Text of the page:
Blinks-REU-BEACON Internship Program

Research Experiences for Undergraduates
Integrative Biology and Ecology of Marine Organisms

Program Description

The Blinks-REU-BEACON Summer Internship Program links undergraduate students with scientist-mentors as collaborators in marine science research projects. The program takes advantage of the pristine environment, remarkable biodiversity, and the scientific and technical resources at UW Friday Harbor Laboratories, a marine science research facility in the San Juan Islands.

We have combined the following programs into one rewarding summer internship program to encourage a shared experience:

  • NSF REU program
  • Blinks Research Fellowship program, which targets groups who are historically underrepresented in the marine sciences
  • NSF-funded BEACON Program

In cooperation with the the Andrew W. Mellon Foundation, the National Science Foundation and the Anne Hof Blinks Memorial Fellowship, the Blinks-REU-BEACON Program offers a full immersion research experience for motivated undergraduates, post-baccalaureates and graduate students. In keeping with UW policy of encouraging diversity in its student body including underrepresented groups, the program seeks 10-15 students of diverse backgrounds and interests to participate in a eight week summer research project in the marine sciences. By linking interns with marine scientists in a 1:1 research experience, interns learn both the process and the substance of scientific research. As the research progresses, interns will be encouraged to become semi-independent collaborators. The experience will expose interns to the life and work of a marine science research laboratory. The program will incorporate workshops, seminars and training sessions in addition to hands-on research.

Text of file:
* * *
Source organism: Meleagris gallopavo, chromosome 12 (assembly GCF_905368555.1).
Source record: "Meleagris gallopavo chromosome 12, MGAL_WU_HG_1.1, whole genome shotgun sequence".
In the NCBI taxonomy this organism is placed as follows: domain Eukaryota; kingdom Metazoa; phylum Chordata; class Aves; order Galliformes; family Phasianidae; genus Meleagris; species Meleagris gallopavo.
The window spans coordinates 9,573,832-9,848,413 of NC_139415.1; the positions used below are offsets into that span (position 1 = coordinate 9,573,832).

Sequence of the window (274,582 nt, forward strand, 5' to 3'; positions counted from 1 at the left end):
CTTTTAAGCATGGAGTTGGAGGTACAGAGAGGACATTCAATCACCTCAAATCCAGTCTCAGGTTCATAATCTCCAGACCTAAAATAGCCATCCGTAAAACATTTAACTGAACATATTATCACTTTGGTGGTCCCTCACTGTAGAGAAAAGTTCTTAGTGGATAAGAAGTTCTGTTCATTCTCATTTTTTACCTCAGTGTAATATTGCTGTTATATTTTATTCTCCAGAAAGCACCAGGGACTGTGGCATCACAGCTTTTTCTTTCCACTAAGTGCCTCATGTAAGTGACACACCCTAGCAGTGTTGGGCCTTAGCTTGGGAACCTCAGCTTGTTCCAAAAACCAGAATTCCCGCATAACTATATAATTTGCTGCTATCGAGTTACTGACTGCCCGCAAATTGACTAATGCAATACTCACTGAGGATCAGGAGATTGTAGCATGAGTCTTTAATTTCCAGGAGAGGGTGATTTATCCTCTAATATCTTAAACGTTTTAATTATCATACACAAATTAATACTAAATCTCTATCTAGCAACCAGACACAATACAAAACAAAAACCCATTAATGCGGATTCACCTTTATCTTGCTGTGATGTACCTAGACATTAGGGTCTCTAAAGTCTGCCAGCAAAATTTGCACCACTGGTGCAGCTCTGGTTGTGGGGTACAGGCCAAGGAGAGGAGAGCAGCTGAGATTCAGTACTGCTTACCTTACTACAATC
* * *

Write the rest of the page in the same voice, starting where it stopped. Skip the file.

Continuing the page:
The mentors and projects vary from year to year according to the developing research interests of resident and visiting researchers. Research projects are designed by the scientists to be achievable projects which dovetail with their research plans. Projects are posted below. Interns will work semi-independently with mentor supervision for approximately 40 hours per week.

As participants in the FHL community, interns will participate actively in FHL community activities, e.g. attend the weekly seminars, eat in the Dining Hall and live in the student dormitory. Early in the summer session, there will be a meeting of student participants with graduate students and mentors to share perspectives on graduate programs and participation in academic life, with a brief description of ongoing projects, and a question/answer session. At the end of their internship, interns will present their research in a short powerpoint talk. Interns will also write a scientific paper describing their work, and revise it based upon feedback from the mentor.

The Setting

FHL is University of Washington’s marine science field research station. Located north of Puget Sound in the San Juan Islands, FHL takes advantage of a remarkable diversity of marine habitats and organisms. FHL hosts 15-20 courses per year and approximately 100 independent researchers during the year. The 484 acre campus is the site for thirteen lab buildings, a dining hall, 3 dorms and other housing units.